Volume 461, Number 3, January III 2007
|Page(s)||1057 - 1063|
|Section||Stellar structure and evolution|
|Published online||16 October 2006|
Tides in asynchronous binary systems
Instituto de Ciencias Físicas, Universidad Nacional Autonoma de México, Apdo. Postal 48-3, Cuernavaca, Mor. 62251, Mexico e-mail: [oswaldo;gloria]@ce.fis.unam.mx
2 Instituto de Astronomía, Universidad Nacional Autonoma de México, Apdo. Postal 70-264, D.F. 04510, Mexico e-mail: email@example.com
3 Sterrenkundig Instituut, Universiteit Utrecht, Postbus 80.000, Utrecht, The Netherlands e-mail: [R.G.Detmers;N.Langer]@astro.uu.nl
Accepted: 8 October 2006
Context.Stellar oscillations are excited in non-synchronously rotating stars in binary systems due to the tidal forces. Tangential components of the tides can drive a shear flow which behaves as a differentially forced rotating structure in a stratified outer medium.
Aims.The aims of this paper are to show that our single-layer approximation for the calculation of the forced oscillations yields results that are consistent with the predictions for the synchronization timescales in circular orbits, ~ a6, thus providing a simplified means of computing the energy dissipation rates, . Furthermore, by calibrating our model results to fit the relationship between synchronization timescales and orbital separation, we are able to constrain the value of the kinematical viscosity parameter, ν.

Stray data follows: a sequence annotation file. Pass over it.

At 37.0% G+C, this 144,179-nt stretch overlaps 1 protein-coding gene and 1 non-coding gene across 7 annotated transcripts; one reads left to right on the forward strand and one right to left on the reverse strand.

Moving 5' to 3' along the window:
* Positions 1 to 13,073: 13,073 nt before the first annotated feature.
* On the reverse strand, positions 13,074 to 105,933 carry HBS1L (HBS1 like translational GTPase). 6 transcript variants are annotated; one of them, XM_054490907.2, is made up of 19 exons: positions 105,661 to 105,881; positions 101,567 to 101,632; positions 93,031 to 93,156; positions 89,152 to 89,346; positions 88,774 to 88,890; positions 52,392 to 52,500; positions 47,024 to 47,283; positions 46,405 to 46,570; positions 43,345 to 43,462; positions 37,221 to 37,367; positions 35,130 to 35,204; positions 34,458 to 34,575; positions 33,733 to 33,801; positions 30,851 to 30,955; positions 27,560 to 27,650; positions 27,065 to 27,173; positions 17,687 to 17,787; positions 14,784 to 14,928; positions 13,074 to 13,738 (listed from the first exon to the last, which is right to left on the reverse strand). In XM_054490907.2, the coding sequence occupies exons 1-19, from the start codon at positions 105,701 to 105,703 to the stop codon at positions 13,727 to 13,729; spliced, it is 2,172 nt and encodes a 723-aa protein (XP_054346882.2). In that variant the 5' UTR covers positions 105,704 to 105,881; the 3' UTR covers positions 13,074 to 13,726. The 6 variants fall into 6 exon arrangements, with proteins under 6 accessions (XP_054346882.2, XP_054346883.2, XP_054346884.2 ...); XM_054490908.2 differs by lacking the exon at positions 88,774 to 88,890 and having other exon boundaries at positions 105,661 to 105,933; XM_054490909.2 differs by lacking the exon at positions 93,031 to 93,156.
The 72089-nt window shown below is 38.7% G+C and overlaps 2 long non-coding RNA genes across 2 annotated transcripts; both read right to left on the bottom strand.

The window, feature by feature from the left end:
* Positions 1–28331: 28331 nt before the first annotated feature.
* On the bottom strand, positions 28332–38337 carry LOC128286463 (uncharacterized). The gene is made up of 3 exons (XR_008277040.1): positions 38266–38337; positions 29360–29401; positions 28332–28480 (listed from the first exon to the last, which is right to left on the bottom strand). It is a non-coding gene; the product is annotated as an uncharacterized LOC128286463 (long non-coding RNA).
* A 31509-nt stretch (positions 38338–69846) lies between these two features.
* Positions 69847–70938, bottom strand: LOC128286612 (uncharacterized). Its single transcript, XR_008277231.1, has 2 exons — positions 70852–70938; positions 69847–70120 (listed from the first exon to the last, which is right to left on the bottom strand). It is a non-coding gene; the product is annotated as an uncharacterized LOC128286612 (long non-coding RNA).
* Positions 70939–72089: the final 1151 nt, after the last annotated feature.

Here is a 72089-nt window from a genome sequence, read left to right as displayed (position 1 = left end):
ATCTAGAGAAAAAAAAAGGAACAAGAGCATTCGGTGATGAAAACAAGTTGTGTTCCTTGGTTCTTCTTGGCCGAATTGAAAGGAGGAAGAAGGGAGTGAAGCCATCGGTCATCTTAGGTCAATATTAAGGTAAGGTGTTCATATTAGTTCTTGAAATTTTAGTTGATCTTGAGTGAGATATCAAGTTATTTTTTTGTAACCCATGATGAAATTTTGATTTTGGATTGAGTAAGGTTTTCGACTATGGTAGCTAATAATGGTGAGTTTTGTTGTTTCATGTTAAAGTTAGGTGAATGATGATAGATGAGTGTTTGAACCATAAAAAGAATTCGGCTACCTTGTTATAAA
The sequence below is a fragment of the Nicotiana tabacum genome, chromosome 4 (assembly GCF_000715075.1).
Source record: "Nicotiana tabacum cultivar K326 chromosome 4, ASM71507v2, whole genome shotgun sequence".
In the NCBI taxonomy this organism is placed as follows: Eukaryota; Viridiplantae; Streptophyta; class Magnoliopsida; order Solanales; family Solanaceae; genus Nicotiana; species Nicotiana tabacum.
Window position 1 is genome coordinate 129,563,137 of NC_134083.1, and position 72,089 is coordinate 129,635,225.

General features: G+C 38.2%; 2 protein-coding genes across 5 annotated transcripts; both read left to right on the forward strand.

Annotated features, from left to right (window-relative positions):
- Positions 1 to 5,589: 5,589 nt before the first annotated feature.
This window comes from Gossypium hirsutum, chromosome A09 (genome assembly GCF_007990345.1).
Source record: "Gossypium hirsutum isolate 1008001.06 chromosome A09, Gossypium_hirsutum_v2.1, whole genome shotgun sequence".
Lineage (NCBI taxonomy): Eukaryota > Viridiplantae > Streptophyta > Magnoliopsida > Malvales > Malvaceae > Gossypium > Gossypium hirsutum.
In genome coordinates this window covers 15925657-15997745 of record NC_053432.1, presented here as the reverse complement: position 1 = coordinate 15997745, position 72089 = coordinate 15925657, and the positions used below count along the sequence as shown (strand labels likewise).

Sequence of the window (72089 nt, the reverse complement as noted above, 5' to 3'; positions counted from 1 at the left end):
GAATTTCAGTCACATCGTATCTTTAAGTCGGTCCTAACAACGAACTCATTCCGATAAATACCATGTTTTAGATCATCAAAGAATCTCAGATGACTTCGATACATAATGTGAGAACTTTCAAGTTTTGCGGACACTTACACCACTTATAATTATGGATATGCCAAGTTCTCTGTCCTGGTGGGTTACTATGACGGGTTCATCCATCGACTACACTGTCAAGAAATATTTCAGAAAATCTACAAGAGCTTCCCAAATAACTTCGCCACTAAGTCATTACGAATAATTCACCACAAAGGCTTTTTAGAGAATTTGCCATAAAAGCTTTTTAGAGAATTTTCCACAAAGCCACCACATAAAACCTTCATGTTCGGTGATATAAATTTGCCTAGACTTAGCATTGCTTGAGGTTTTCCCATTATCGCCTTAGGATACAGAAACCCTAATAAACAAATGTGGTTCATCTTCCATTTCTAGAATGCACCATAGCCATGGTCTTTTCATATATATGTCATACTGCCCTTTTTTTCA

Methods.We compute the values of for a set of 5 model binary systems with different orbital separations, a, and use these to estimate the synchronization timescales.
Results.The resulting vs. a relation is comparable to that of Zahn (1977, A&A, 57, 383) for convective envelopes, providing a calibration method for the values of ν. For the binary modeled in this paper, ν is in the range 0.0015–0.0043 /day for orbital periods in the range 2.5–25 d. In addition, is found to decrease by ~2 orders of magnitude as synchronization is approached, implying that binary systems may approach synchronization relatively quickly but that it takes a much longer timescale to actually attain this condition.
Conclusions.The relevance of these results is threefold: 1) our model allows an estimate for the numerical value of ν under arbitrary conditions in the binary system; 2) it can be used to calculate the energy dissipation rates throughout the orbital cycle for any value of eccentricity and stellar rotational velocity; and 3) it provides values of the tangential component of the velocity perturbation at any time throughout the orbit and predicts the location on the stellar surface where the largest shear instabilities may be occurring. We suggest that one of the possible implication of the asymmetric distribution of over the stellar surface is the generation of localized regions of enhanced surface activity.
Key words: stars: oscillations / stars: rotation / stars: binaries: general
© ESO, 2007
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